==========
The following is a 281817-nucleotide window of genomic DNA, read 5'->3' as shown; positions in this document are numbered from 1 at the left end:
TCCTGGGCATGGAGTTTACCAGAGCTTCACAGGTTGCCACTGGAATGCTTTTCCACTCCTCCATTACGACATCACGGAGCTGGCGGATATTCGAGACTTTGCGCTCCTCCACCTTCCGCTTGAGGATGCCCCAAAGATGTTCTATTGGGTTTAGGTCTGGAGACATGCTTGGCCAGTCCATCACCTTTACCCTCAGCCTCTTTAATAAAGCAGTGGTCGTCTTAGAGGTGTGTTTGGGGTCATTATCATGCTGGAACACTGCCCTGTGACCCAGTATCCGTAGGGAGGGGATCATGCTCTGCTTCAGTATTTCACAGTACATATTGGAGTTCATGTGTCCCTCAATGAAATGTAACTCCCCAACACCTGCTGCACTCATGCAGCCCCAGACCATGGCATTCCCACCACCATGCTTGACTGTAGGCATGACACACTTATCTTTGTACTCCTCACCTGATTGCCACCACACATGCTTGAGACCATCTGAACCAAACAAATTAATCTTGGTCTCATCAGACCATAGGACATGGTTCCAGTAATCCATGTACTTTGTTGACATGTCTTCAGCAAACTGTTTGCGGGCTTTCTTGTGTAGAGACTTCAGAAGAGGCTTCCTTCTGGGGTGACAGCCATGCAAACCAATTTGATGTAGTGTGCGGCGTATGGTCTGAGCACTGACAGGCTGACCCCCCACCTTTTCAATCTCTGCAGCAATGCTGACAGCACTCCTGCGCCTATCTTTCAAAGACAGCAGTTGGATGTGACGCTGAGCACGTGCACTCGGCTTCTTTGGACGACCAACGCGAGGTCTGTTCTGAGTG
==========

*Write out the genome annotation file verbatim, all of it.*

The following is a 281817-nucleotide window of genomic DNA, read 5'->3' as shown; positions in this document are numbered from 1 at the left end:
TCCTGGGCATGGAGTTTACCAGAGCTTCACAGGTTGCCACTGGAATGCTTTTCCACTCCTCCATTACGACATCACGGAGCTGGCGGATATTCGAGACTTTGCGCTCCTCCACCTTCCGCTTGAGGATGCCCCAAAGATGTTCTATTGGGTTTAGGTCTGGAGACATGCTTGGCCAGTCCATCACCTTTACCCTCAGCCTCTTTAATAAAGCAGTGGTCGTCTTAGAGGTGTGTTTGGGGTCATTATCATGCTGGAACACTGCCCTGTGACCCAGTATCCGTAGGGAGGGGATCATGCTCTGCTTCAGTATTTCACAGTACATATTGGAGTTCATGTGTCCCTCAATGAAATGTAACTCCCCAACACCTGCTGCACTCATGCAGCCCCAGACCATGGCATTCCCACCACCATGCTTGACTGTAGGCATGACACACTTATCTTTGTACTCCTCACCTGATTGCCACCACACATGCTTGAGACCATCTGAACCAAACAAATTAATCTTGGTCTCATCAGACCATAGGACATGGTTCCAGTAATCCATGTACTTTGTTGACATGTCTTCAGCAAACTGTTTGCGGGCTTTCTTGTGTAGAGACTTCAGAAGAGGCTTCCTTCTGGGGTGACAGCCATGCAAACCAATTTGATGTAGTGTGCGGCGTATGGTCTGAGCACTGACAGGCTGACCCCCCACCTTTTCAATCTCTGCAGCAATGCTGACAGCACTCCTGCGCCTATCTTTCAAAGACAGCAGTTGGATGTGACGCTGAGCACGTGCACTCGGCTTCTTTGGACGACCAACGCGAGGTCTGTTCTGAGTG